The council voted 4-3 at Thursday’s lengthy council meeting after debating the topic both in a workshop and during the regular meeting.

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Zero growth budget in talks

By Amanda Casanova          Galveston County Daily News         August 16, 2011

GALVESTON — City council members worked through parts of a proposed 2012 budget Monday in the first day of a three-day budget workshop.

The city is eyeing a zero-growth budget for fiscal 2011-12, which starts in October.

While property tax revenues are slowly climbing, sales tax revenues for this year have slipped nearly 4 percent below budgeted expectations, according to the proposed budget prepared by Thomas Muehlenbeck, interim city manager.

“(Sales tax) is the most unpredictable revenue we have,” he said. “We’re trying to be conservative.”

On Monday, the council discussed the city’s capital improvement plan budget, which includes round two of Community Development Block Grants.

The first phase of the second round of federal funding is a $17.4 million grant for street, water and sewer improvements.

City staff advised not issuing any bonds until 2014 because of the recovery work from Hurricane Ike’s blow in 2008.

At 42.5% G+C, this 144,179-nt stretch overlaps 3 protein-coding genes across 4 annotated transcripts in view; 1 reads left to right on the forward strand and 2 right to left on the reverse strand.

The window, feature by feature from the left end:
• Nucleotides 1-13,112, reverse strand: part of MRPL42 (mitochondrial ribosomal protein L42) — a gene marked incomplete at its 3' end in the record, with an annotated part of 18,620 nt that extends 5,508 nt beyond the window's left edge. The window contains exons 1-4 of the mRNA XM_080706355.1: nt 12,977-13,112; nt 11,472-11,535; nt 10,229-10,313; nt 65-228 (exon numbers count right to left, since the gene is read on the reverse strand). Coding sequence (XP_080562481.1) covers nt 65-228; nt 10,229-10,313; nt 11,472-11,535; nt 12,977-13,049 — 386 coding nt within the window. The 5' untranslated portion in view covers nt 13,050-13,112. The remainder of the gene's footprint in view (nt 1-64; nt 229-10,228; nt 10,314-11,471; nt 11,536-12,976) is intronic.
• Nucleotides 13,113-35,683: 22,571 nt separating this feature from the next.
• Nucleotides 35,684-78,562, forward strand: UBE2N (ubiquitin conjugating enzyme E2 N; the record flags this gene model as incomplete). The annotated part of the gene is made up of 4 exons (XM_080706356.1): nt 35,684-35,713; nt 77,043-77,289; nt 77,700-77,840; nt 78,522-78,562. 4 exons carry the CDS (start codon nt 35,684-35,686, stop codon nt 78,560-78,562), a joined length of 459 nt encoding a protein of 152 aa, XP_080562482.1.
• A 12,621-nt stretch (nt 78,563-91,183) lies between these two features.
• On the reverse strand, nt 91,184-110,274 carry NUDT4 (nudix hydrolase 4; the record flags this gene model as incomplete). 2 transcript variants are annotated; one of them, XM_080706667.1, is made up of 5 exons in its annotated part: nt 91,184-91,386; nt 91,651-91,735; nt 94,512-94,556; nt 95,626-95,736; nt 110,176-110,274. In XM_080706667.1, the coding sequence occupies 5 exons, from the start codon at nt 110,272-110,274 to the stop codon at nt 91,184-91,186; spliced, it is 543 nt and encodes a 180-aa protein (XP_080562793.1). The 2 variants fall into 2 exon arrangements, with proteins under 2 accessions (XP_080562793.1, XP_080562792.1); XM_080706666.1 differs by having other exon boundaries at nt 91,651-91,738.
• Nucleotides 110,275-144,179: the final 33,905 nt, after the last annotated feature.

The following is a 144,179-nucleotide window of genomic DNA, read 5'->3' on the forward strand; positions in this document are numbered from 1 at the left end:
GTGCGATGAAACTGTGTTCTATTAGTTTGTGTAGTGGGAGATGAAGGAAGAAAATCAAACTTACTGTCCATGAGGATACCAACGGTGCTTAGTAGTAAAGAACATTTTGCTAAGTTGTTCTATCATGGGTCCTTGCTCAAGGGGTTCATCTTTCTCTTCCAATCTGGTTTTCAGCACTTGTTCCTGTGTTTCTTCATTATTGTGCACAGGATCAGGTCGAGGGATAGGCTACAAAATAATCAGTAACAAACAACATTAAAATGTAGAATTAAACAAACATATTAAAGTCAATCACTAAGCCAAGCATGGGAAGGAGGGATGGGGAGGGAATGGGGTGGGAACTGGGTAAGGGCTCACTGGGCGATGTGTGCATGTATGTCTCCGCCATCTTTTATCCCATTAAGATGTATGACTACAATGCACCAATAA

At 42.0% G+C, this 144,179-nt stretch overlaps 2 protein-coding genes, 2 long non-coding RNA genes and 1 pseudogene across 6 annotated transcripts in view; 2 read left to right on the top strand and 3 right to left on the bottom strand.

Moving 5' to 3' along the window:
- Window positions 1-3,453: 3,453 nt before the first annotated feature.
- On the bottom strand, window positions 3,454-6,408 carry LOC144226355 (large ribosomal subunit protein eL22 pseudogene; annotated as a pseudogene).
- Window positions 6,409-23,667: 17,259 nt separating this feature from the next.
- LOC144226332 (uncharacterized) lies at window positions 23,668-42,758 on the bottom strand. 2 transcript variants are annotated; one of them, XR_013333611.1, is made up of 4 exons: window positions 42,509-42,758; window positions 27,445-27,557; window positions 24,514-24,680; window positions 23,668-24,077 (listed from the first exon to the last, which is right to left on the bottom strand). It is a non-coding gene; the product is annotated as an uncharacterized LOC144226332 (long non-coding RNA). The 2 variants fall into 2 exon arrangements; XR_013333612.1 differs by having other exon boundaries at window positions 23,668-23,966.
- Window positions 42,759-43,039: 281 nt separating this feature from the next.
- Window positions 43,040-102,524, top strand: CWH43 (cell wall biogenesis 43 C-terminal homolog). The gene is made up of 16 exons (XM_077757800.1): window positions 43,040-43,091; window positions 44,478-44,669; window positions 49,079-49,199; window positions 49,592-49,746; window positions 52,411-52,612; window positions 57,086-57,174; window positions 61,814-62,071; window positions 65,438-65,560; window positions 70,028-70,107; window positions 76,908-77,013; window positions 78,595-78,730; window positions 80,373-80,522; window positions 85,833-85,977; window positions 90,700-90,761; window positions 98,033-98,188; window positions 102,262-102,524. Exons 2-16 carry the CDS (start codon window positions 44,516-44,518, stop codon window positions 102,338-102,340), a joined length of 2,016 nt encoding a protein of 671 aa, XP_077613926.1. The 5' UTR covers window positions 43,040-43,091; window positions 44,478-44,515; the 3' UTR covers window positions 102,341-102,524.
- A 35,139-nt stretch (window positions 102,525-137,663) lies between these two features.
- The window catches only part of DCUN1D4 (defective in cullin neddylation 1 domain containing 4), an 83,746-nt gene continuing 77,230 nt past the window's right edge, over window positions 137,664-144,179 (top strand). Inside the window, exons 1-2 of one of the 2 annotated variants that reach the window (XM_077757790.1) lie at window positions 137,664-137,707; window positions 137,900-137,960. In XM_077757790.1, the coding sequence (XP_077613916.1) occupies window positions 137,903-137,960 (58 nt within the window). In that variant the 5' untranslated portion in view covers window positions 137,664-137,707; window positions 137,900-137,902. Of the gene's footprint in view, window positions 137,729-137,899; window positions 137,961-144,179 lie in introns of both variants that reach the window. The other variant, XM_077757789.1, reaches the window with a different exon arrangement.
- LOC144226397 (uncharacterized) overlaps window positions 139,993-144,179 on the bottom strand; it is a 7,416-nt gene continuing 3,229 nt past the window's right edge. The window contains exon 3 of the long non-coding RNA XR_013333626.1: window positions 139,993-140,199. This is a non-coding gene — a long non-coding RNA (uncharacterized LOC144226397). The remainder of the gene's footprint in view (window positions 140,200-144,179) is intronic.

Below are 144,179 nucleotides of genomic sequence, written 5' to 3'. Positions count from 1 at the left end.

Under the capital improvement plan and in light of the record drought, the city staff is proposing a $60,000 study of an Alta Loma well field.

“We have to be ready for the extraordinary,” said Eric Wilson, managing director of municipal infrastructure. “I’ve got to be ready for that worst-case scenario.”

Full story at:


Soaring rents, occupancy rates have Austin apartment market among hottest in nation

By Shonda Novak       Austin American-Statesman        August 13, 2011

With rents at an all-time high and occupancies rising, the Austin-area apartment market is among the healthiest in the nation right now and it could stay that way for a while, national and local real estate experts say.

Thanks to the area’s job and population growth and the limited number of apartment units under construction, the Austin market is performing at a level similar to cities like San Jose, Calif.; San Francisco; Portland, Ore.; and Seattle.

“In my 25 years of analyzing the apartment market in Austin, I’ve never seen things as tight as they are right now,” said Charles Heimsath, president of Capitol Market Research, an Austin-based real estate consulting firm.